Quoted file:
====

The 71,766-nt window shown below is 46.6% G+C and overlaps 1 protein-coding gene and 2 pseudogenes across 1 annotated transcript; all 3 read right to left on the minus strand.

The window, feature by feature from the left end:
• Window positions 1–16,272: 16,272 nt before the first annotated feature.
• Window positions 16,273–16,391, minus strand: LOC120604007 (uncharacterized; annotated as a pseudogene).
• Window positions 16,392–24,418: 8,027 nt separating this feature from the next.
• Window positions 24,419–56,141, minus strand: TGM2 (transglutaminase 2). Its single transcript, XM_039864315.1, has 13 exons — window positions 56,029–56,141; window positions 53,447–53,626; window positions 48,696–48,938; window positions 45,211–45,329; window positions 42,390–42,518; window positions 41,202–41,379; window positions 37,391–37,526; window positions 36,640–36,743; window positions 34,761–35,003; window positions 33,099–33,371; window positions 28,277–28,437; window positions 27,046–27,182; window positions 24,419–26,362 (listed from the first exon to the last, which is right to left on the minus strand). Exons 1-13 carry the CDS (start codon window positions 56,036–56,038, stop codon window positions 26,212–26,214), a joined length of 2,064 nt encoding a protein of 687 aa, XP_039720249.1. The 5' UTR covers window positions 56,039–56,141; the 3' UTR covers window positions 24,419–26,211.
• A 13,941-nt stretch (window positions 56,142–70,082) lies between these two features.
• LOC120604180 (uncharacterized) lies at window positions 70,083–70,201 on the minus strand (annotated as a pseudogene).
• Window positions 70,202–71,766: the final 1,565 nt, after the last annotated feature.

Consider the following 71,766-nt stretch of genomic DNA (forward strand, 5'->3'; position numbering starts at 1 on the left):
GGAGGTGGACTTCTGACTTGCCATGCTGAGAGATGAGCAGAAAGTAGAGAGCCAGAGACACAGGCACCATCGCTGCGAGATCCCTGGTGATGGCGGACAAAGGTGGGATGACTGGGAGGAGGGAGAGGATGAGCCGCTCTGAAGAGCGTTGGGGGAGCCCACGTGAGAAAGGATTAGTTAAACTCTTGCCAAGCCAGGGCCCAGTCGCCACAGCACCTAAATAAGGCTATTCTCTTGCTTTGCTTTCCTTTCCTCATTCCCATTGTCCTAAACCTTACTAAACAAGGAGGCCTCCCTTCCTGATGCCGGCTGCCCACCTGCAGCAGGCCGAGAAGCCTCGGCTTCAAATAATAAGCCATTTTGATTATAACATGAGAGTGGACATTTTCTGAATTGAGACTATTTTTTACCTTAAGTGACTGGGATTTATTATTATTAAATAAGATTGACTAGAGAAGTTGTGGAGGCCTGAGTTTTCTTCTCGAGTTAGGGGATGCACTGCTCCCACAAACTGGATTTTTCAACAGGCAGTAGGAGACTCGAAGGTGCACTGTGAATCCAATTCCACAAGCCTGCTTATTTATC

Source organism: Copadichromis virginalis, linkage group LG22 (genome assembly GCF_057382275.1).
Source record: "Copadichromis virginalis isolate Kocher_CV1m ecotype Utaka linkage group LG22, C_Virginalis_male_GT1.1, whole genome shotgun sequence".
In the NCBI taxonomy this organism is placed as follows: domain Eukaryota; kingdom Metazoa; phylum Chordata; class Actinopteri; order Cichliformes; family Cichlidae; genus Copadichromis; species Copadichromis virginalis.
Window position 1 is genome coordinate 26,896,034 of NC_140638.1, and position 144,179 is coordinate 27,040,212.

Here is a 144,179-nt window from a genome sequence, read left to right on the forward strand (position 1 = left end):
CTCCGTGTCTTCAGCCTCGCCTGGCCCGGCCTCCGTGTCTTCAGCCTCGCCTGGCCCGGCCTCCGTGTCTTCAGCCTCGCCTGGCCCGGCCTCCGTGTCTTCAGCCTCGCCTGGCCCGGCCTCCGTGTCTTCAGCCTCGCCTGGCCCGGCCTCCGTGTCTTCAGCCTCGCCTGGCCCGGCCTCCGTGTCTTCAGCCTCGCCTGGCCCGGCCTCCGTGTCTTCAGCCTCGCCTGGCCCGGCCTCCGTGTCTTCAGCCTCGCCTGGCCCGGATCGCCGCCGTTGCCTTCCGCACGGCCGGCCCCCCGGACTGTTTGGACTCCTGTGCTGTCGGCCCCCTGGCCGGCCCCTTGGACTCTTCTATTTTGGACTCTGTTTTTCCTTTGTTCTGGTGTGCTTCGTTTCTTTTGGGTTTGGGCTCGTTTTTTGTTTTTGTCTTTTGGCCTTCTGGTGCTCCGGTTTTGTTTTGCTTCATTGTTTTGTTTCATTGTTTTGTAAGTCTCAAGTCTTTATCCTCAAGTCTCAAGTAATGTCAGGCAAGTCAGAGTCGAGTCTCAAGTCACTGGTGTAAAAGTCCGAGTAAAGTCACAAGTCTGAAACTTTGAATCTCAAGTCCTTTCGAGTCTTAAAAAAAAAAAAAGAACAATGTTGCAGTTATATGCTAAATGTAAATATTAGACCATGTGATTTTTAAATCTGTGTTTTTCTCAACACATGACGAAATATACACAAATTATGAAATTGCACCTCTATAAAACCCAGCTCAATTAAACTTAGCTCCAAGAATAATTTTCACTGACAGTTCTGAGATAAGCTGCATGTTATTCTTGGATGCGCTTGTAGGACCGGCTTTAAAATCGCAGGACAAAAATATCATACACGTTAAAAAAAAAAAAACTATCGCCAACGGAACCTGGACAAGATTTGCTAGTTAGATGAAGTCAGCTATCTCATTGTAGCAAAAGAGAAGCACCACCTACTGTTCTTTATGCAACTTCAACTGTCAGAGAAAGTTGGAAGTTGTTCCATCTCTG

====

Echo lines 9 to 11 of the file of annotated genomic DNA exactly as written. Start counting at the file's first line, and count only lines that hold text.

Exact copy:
• Window positions 70,202–71,766: the final 1,565 nt, after the last annotated feature.

Consider the following 71,766-nt stretch of genomic DNA (forward strand, 5'->3'; position numbering starts at 1 on the left):
GGAGGTGGACTTCTGACTTGCCATGCTGAGAGATGAGCAGAAAGTAGAGAGCCAGAGACACAGGCACCATCGCTGCGAGATCCCTGGTGATGGCGGACAAAGGTGGGATGACTGGGAGGAGGGAGAGGATGAGCCGCTCTGAAGAGCGTTGGGGGAGCCCACGTGAGAAAGGATTAGTTAAACTCTTGCCAAGCCAGGGCCCAGTCGCCACAGCACCTAAATAAGGCTATTCTCTTGCTTTGCTTTCCTTTCCTCATTCCCATTGTCCTAAACCTTACTAAACAAGGAGGCCTCCCTTCCTGATGCCGGCTGCCCACCTGCAGCAGGCCGAGAAGCCTCGGCTTCAAATAATAAGCCATTTTGATTATAACATGAGAGTGGACATTTTCTGAATTGAGACTATTTTTTACCTTAAGTGACTGGGATTTATTATTATTAAATAAGATTGACTAGAGAAGTTGTGGAGGCCTGAGTTTTCTTCTCGAGTTAGGGGATGCACTGCTCCCACAAACTGGATTTTTCAACAGGCAGTAGGAGACTCGAAGGTGCACTGTGAATCCAATTCCACAAGCCTGCTTATTTATC